Before you even hear about the Mos Def show — which, by the rating, you can tell was pretty much amazing — I have to gush about The Shrine. In my seven years of reviewing shows and seeing bands in drastically different environments, I have never been anywhere like this place. Right when you walk through the door, the vibe is so chill that it’s like Xanax in venue form. Everyone’s just there to have a good time, no one messes with each other, and the stage is on top of the bar! But the venue’s magnetism rests in its old school mentality (check out this hallway if you don't believe me), and that’s why it’s so easy to fall in love with The Shrine… they’re keeping real hip-hop music alive and well.
Until Yasiin Bey (aka Mos Def) took the stage, we were becoming a bit restless due to the lack of an opener. In retrospect, though, it seems like this was a good thing as Yasiin churned out a set longer than we would’ve seen/heard from him at any festival or, say, the House of Blues. With two DJs in tow, the hip-hop legend performed a lengthy set packed full of material from The Ecstatic and "whatever he wanted to do," as he said he would do at one point in the night when the audience started hurling requests at him. He made us laugh when he called himself a “mildly stubborn” performer, reminding us that Yasiin Bey is more than just sheer skill and flawless flow… he’s all wit as well.
Opening up with “The Embassy,” Yasiin Bey covered the stage and tended to his crowd while doling out an impeccable flow. If you thought he sounded amazing in the recording studio, then you need to work on seeing him onstage. He dances and sings like a champ, but to truly appreciate what Bey does, you have to be in the room to really feel his energy. When you’re watching a true artist, they can make you lose yourself for however long they want to do their thing for, and that’s exactly what he does. Time doesn’t exist when Yasiin Bey is onstage — it’s just you and him and a warmth few artists exude in modern day hip-hop.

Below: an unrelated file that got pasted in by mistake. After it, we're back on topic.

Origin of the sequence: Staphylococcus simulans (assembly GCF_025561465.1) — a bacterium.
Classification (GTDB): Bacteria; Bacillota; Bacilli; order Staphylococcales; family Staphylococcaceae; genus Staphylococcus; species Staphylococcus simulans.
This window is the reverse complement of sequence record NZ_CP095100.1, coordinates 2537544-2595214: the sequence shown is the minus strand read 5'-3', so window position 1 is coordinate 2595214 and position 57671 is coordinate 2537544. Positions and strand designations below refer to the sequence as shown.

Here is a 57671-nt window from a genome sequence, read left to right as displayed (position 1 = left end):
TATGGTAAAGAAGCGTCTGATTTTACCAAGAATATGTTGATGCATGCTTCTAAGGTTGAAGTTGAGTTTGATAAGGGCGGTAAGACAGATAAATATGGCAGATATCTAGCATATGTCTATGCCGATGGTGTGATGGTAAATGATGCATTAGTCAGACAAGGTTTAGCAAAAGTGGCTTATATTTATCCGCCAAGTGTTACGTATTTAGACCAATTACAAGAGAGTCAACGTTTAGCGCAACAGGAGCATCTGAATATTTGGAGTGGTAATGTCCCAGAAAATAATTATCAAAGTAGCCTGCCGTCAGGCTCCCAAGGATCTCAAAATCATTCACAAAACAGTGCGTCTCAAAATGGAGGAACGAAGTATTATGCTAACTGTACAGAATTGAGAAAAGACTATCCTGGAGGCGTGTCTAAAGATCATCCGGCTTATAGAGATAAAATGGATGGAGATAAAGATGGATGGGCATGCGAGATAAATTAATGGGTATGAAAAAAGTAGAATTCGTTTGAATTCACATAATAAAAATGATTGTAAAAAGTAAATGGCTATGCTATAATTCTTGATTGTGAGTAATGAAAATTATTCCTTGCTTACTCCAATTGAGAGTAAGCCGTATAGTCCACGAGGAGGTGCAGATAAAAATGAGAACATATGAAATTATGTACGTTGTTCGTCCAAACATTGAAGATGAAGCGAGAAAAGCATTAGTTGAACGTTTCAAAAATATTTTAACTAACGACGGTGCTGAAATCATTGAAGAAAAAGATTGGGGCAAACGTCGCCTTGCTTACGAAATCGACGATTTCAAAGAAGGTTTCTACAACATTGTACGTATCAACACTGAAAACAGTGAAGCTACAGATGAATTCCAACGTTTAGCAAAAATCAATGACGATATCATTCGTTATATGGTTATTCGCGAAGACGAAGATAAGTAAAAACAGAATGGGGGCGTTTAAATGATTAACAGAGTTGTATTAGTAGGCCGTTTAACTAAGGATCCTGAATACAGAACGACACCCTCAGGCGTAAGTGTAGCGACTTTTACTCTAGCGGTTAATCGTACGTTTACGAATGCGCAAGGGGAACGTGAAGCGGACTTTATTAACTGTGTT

photo by Neil Miller, Jr.
Bey's set consisted of mostly Ecstatic material and some deep cuts, but it was the Ecstatic stuff that really got us moving. The second the opening horns of “Twilite Speedball” echoed out over the crowd, I felt like I could’ve taken on the world. “Life in Marvelous Times” had the heads bobbing venue-wide, and a surprising “Workers Comp” was an unexpected inclusion that I was beyond excited to hear. One thing is certain, he knows what his best album is, and he catered to that knowledge unequivocally with his setlist.
photo by Neil Miller, Jr.
After a 15-minute dance-fest from Bey at the tail end of his set, he bowed to his two DJs and exited stage right. I waited over 10 years to see this legend of hip-hop live, and on this particular night and in this particular venue, it was worth every year. Watching him command and orchestrate his set through his DJs reminded me so much of how Prince directs his band through his sets or how Jack White used to manage Meg White for their White Stripes shows. You never know what you’ll get from these artists when you see them live, and that’s precisely what makes them true artists. Next time Yasiin Bey comes around, you can bet that I’ll be there, and if there’s any good in this world, he’ll be killing The Shrine’s stage again.